Growing pointed cabbage: sowing, care and harvest time

Growing pointed cabbage in your own garden: We present suitable varieties and give tips and tricks from sowing, through care and fertilization, to harvest.

Growing pointed cabbage: sowing, care and harvest time

The pointed cabbage has very tender leaves [Photo: Carsten Medom Madsen / Shutterstock.com]

The pointed cabbage (also known as pointed cabbage) is a close relative of the white cabbage ( Brassica oleracea var. Capitata ). The special thing about this cabbage representative is its very delicate leaves. However, this fragile cabbage structure has a negative effect on its shelf life. Pointed cabbage can therefore often only be kept for about a week, depending on the variety. Wrapped in a damp cloth, however, the tender cabbage can be stored in the refrigerator for a few days without losing its bite. The crunchy cabbage leaves are particularly popular when preparing raw vegetable salads, vegetable snacks and, regionally, also for hearty cabbage noodles. The pointed cabbage heads are valued by gourmets for their high vitamin and mineral content and their low calorific value. Another advantage is the easy digestibility compared to other conspecifics. For hobby gardeners, the cultivation of pointed cabbage is worthwhile, because it is a very easy-care plant that gives fresh heads of cabbage early in the gardening season.

Growing pointed cabbage – this is how it works step by step:

  1. Choose the right variety. We have put together some recommendations for pointed cabbage varieties for you:
    • Varieties with harvest time from the end of May:
      • First fruit : as the name suggests, it is a very early variety; rapid growth ideally suited for growing in spring; from January the seedling is brought forward and transplanted into the garden in March.
    • Harvest from September:
      • Caraflex tolerant (F1) : pointed heads weighing 1-2 kg; the taste is very delicate; the crisp leaves are particularly recommended for raw vegetable salads.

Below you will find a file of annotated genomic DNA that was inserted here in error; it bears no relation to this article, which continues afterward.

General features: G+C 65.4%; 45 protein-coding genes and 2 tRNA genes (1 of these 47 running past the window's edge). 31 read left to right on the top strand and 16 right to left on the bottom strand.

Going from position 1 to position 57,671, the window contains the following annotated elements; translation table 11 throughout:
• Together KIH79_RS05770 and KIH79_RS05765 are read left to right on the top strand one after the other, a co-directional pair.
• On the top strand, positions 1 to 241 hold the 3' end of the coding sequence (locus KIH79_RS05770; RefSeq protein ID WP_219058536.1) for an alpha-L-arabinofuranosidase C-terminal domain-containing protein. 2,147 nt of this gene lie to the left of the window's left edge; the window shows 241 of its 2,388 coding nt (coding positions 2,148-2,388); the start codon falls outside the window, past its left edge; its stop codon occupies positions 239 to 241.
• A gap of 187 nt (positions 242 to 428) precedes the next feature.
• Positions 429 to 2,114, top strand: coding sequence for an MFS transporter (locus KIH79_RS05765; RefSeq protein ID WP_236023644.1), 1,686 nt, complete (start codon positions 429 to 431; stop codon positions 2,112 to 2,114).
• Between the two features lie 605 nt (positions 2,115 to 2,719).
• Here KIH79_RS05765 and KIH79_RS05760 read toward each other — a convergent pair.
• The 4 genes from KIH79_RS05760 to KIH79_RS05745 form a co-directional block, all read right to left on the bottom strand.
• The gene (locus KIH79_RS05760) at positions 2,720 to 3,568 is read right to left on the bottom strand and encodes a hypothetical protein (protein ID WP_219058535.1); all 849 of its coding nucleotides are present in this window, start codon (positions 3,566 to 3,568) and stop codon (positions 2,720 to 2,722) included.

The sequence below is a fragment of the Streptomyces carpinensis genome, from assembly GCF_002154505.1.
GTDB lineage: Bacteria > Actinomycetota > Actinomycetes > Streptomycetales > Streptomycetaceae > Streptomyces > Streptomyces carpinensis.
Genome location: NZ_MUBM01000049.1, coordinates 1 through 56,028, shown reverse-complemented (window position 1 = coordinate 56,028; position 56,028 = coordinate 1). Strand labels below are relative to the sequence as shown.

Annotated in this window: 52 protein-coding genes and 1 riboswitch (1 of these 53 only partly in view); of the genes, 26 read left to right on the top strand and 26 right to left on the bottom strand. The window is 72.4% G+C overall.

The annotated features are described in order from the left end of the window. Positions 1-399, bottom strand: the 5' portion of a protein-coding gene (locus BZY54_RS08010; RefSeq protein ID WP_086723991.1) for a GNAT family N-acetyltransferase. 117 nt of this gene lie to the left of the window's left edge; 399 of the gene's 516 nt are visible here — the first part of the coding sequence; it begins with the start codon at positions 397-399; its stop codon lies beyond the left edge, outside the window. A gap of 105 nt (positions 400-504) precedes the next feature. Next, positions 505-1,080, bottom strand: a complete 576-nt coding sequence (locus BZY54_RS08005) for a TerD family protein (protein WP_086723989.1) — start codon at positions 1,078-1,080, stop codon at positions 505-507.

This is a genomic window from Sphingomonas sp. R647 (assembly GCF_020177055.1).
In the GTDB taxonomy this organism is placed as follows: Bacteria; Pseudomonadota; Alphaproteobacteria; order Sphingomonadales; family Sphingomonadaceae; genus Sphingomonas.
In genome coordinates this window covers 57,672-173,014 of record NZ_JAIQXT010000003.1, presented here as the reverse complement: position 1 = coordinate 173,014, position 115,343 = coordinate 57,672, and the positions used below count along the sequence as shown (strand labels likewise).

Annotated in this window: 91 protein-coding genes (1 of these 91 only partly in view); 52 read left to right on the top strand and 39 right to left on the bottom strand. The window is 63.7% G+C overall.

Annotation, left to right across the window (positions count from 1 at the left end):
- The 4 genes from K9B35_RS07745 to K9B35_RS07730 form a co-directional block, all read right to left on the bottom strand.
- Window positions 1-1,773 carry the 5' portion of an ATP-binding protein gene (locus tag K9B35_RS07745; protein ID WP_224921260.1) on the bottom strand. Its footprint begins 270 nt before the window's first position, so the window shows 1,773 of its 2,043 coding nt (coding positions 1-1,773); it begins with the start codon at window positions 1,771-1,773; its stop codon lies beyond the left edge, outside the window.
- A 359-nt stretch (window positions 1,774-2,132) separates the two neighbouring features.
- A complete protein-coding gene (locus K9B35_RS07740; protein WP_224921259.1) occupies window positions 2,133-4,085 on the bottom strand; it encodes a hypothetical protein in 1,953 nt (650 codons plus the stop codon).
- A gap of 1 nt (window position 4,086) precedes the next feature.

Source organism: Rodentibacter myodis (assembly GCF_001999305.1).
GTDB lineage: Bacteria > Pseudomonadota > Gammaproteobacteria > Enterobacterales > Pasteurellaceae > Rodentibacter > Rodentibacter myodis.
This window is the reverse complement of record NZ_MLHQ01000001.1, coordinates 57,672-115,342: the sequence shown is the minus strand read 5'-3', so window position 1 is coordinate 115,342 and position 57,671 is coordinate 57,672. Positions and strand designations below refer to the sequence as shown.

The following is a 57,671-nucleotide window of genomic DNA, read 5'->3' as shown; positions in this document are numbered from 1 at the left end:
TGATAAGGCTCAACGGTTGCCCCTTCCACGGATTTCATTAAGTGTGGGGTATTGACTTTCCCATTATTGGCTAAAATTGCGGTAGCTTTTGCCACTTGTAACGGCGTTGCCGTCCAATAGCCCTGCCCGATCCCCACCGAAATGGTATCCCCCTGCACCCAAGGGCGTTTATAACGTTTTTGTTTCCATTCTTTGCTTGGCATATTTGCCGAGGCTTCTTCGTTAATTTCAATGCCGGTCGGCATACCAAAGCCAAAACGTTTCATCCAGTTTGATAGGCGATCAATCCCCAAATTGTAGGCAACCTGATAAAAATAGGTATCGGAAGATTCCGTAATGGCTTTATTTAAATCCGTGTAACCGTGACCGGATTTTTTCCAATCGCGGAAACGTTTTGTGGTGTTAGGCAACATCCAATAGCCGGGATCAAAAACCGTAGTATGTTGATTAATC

• Kalibos : a handsome combination of pointed and red cabbage with beautiful reddish-purple heads of cabbage that can weigh about 1 kilo; however, the shelf life of this type of cabbage is very limited.
    • Other hardy varieties:
      • Hild's ideal: high yield; extremely robust against frost; early sowing recommended.
  1. If you want to harvest “early cabbage” in your garden in May, then you have to sow in January. A light window sill is best for this.
  2. Sunny beds are particularly good for the delicate cabbage plant. A somewhat shady location is also acceptable, but the harvest will be significantly better if the pointed cabbage can enjoy more hours of sunshine. A loose soil, also somewhat loamy, with sufficient nutrients is valued by this heavy eater. If the garden soil is sandy, you can improve the hollow with compost, manure and horn shavings before planting.
  3. When planting out, you should make sure there is sufficient space, we recommend around 40-80 cm. The young plants should definitely be protected from frost with a fleece cover overnight. The preferred early cabbage plants come outside at the beginning of March. Later varieties can be planted out in the garden in May or June.
  4. During the growth phase, you should regularly loosen the soil around the plant with a hoe. Pointed cabbage is one of the hoed plants: here regular loosening of the soil promotes growth and yield enormously.
  5. You need to water regularly during dry summer periods. It is fertilized with a nitrogen and potassium-based fertilizer such as our Plantura organic tomato fertilizer. Our tip: do not use any fertilizer at least one month before the start of the harvest, as this gives the pointed cabbage a sulphurous taste.
  6. Early varieties of pointed cabbage can produce the first crispy heads of cabbage from your own garden as early as the end of May if sown early. Late ripening varieties can be harvested well into autumn.

Important tip: The location of the pointed cabbage should not be used to grow cabbage for at least four years. This is necessary to counteract diseases.

The pointed cabbage is closely related to the white cabbage. You can find out how to grow this in your own garden in our special article.

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